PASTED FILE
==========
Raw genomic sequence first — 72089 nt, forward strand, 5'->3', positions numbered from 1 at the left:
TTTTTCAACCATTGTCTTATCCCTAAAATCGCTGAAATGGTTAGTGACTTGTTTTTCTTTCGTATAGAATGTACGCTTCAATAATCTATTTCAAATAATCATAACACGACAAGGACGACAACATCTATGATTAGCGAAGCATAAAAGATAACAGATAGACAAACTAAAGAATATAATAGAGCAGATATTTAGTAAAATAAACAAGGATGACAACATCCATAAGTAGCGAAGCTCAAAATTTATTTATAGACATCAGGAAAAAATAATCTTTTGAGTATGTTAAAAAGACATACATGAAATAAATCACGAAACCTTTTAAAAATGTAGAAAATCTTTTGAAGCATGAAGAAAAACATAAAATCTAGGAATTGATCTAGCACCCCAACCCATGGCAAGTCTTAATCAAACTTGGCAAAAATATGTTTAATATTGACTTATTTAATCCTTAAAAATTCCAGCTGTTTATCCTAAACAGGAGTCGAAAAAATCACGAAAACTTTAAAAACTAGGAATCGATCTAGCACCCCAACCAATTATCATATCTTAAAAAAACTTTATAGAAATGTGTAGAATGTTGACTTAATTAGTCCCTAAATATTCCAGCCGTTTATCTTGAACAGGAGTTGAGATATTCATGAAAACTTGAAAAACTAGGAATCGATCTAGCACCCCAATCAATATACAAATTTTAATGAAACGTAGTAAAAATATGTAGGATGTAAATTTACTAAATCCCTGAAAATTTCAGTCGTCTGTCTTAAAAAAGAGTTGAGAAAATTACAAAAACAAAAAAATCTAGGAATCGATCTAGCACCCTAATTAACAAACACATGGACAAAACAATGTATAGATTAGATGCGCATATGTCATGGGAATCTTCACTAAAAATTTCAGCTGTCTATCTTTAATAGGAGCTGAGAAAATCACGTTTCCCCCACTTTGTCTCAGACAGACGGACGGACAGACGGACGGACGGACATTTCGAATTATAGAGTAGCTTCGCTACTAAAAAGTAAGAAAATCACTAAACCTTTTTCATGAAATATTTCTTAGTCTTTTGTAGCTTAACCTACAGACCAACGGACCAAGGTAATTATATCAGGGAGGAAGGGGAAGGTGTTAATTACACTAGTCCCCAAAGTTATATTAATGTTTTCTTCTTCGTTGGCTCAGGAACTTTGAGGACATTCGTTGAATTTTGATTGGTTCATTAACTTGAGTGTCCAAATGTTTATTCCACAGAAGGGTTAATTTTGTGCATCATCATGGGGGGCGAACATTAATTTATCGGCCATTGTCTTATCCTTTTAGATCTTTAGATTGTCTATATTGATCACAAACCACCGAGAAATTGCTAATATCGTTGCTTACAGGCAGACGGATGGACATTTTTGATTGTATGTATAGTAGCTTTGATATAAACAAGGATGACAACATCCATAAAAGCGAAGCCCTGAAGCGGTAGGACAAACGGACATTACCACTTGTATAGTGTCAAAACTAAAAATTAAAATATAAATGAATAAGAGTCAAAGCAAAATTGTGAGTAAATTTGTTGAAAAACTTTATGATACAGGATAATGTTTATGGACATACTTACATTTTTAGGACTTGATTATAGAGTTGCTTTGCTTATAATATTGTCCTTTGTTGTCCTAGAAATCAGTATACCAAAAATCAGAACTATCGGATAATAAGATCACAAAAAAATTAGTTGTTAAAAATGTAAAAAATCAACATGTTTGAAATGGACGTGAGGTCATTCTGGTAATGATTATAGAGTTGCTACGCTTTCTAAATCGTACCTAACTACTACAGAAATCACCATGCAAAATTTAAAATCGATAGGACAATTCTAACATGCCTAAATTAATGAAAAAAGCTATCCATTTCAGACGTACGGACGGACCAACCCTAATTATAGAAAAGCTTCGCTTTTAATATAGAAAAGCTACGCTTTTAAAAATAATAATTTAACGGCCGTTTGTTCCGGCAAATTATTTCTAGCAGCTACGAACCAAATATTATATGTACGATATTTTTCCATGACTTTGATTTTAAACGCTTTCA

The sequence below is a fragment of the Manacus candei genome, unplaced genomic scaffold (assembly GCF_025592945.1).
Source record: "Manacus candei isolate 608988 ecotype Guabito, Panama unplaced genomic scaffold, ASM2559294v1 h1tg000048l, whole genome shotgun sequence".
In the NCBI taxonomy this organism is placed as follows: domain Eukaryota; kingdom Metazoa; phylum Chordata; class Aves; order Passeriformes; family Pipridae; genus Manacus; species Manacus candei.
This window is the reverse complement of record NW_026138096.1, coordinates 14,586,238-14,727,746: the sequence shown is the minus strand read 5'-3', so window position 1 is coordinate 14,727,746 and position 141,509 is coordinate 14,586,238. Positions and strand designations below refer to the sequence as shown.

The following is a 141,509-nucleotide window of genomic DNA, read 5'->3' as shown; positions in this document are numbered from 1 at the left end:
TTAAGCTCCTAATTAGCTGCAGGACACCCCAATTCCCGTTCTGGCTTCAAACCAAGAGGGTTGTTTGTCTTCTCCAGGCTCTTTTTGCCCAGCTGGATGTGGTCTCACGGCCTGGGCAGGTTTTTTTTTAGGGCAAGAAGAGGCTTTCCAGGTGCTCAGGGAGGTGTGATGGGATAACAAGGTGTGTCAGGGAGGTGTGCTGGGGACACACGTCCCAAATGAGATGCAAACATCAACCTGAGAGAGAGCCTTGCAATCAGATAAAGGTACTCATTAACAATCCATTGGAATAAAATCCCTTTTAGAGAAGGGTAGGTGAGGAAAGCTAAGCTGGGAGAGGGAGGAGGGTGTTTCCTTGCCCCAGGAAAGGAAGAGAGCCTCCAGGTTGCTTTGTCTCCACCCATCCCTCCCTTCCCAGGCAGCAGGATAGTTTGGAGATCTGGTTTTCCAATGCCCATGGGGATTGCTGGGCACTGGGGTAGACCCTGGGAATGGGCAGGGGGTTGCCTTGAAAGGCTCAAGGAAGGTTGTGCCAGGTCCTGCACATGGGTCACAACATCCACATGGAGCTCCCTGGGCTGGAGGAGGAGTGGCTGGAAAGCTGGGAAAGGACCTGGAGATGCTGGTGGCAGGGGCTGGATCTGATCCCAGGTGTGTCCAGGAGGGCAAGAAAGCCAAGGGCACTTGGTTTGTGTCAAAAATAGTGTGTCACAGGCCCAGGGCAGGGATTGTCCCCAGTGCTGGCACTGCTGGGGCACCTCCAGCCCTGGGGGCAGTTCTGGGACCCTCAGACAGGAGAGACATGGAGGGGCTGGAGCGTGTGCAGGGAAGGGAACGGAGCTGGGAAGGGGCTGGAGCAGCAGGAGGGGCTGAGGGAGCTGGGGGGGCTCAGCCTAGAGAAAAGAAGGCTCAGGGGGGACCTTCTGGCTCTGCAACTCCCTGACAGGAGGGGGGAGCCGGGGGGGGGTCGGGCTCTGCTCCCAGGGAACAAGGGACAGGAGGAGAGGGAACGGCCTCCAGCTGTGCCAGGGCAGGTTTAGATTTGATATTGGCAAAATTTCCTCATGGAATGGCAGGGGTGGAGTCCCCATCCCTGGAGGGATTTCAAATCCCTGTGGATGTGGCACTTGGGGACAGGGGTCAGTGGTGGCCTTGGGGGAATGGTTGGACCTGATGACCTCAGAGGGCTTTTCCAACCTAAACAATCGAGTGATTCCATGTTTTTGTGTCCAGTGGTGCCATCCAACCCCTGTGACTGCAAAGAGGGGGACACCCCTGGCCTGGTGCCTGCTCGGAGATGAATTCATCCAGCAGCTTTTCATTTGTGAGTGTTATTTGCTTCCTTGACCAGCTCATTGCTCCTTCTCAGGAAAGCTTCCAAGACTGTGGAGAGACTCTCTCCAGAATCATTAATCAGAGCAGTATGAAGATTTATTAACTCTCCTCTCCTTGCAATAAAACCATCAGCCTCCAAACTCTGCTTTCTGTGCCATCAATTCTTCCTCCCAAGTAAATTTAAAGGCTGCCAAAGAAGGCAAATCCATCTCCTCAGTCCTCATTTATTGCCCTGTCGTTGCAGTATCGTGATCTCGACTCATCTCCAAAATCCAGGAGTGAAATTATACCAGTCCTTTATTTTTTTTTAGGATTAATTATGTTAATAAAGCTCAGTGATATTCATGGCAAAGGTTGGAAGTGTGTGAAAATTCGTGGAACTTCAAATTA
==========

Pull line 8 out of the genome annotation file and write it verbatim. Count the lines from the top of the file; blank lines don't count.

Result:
TTAAGCTCCTAATTAGCTGCAGGACACCCCAATTCCCGTTCTGGCTTCAAACCAAGAGGGTTGTTTGTCTTCTCCAGGCTCTTTTTGCCCAGCTGGATGTGGTCTCACGGCCTGGGCAGGTTTTTTTTTAGGGCAAGAAGAGGCTTTCCAGGTGCTCAGGGAGGTGTGATGGGATAACAAGGTGTGTCAGGGAGGTGTGCTGGGGACACACGTCCCAAATGAGATGCAAACATCAACCTGAGAGAGAGCCTTGCAATCAGATAAAGGTACTCATTAACAATCCATTGGAATAAAATCCCTTTTAGAGAAGGGTAGGTGAGGAAAGCTAAGCTGGGAGAGGGAGGAGGGTGTTTCCTTGCCCCAGGAAAGGAAGAGAGCCTCCAGGTTGCTTTGTCTCCACCCATCCCTCCCTTCCCAGGCAGCAGGATAGTTTGGAGATCTGGTTTTCCAATGCCCATGGGGATTGCTGGGCACTGGGGTAGACCCTGGGAATGGGCAGGGGGTTGCCTTGAAAGGCTCAAGGAAGGTTGTGCCAGGTCCTGCACATGGGTCACAACATCCACATGGAGCTCCCTGGGCTGGAGGAGGAGTGGCTGGAAAGCTGGGAAAGGACCTGGAGATGCTGGTGGCAGGGGCTGGATCTGATCCCAGGTGTGTCCAGGAGGGCAAGAAAGCCAAGGGCACTTGGTTTGTGTCAAAAATAGTGTGTCACAGGCCCAGGGCAGGGATTGTCCCCAGTGCTGGCACTGCTGGGGCACCTCCAGCCCTGGGGGCAGTTCTGGGACCCTCAGACAGGAGAGACATGGAGGGGCTGGAGCGTGTGCAGGGAAGGGAACGGAGCTGGGAAGGGGCTGGAGCAGCAGGAGGGGCTGAGGGAGCTGGGGGGGCTCAGCCTAGAGAAAAGAAGGCTCAGGGGGGACCTTCTGGCTCTGCAACTCCCTGACAGGAGGGGGGAGCCGGGGGGGGGTCGGGCTCTGCTCCCAGGGAACAAGGGACAGGAGGAGAGGGAACGGCCTCCAGCTGTGCCAGGGCAGGTTTAGATTTGATATTGGCAAAATTTCCTCATGGAATGGCAGGGGTGGAGTCCCCATCCCTGGAGGGATTTCAAATCCCTGTGGATGTGGCACTTGGGGACAGGGGTCAGTGGTGGCCTTGGGGGAATGGTTGGACCTGATGACCTCAGAGGGCTTTTCCAACCTAAACAATCGAGTGATTCCATGTTTTTGTGTCCAGTGGTGCCATCCAACCCCTGTGACTGCAAAGAGGGGGACACCCCTGGCCTGGTGCCTGCTCGGAGATGAATTCATCCAGCAGCTTTTCATTTGTGAGTGTTATTTGCTTCCTTGACCAGCTCATTGCTCCTTCTCAGGAAAGCTTCCAAGACTGTGGAGAGACTCTCTCCAGAATCATTAATCAGAGCAGTATGAAGATTTATTAACTCTCCTCTCCTTGCAATAAAACCATCAGCCTCCAAACTCTGCTTTCTGTGCCATCAATTCTTCCTCCCAAGTAAATTTAAAGGCTGCCAAAGAAGGCAAATCCATCTCCTCAGTCCTCATTTATTGCCCTGTCGTTGCAGTATCGTGATCTCGACTCATCTCCAAAATCCAGGAGTGAAATTATACCAGTCCTTTATTTTTTTTTAGGATTAATTATGTTAATAAAGCTCAGTGATATTCATGGCAAAGGTTGGAAGTGTGTGAAAATTCGTGGAACTTCAAATTA